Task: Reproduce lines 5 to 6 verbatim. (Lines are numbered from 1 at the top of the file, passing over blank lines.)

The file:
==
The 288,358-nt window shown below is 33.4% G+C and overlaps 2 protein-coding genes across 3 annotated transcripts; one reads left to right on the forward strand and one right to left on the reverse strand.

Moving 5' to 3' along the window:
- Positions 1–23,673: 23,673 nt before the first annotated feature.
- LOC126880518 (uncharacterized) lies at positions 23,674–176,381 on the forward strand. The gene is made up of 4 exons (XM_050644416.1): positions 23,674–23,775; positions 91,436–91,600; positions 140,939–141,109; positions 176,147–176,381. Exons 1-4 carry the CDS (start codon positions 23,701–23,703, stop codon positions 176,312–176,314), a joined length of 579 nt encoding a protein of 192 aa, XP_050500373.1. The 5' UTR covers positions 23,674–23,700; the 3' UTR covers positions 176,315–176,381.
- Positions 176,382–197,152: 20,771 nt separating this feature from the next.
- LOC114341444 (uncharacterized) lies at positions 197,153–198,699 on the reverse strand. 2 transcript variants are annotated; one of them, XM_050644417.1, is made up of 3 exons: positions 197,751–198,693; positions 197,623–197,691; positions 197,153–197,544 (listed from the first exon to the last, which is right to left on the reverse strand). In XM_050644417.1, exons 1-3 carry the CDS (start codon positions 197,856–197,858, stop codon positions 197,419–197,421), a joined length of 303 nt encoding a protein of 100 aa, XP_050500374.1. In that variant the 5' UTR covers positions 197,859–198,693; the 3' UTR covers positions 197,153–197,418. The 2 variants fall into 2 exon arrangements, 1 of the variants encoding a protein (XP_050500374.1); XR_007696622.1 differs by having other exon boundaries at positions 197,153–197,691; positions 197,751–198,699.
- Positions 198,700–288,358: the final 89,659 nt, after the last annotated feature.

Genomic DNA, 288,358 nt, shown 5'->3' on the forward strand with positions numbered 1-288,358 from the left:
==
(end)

- Positions 176,382–197,152: 20,771 nt separating this feature from the next.
- LOC114341444 (uncharacterized) lies at positions 197,153–198,699 on the reverse strand. 2 transcript variants are annotated; one of them, XM_050644417.1, is made up of 3 exons: positions 197,751–198,693; positions 197,623–197,691; positions 197,153–197,544 (listed from the first exon to the last, which is right to left on the reverse strand). In XM_050644417.1, exons 1-3 carry the CDS (start codon positions 197,856–197,858, stop codon positions 197,419–197,421), a joined length of 303 nt encoding a protein of 100 aa, XP_050500374.1. In that variant the 5' UTR covers positions 197,859–198,693; the 3' UTR covers positions 197,153–197,418. The 2 variants fall into 2 exon arrangements, 1 of the variants encoding a protein (XP_050500374.1); XR_007696622.1 differs by having other exon boundaries at positions 197,153–197,691; positions 197,751–198,699.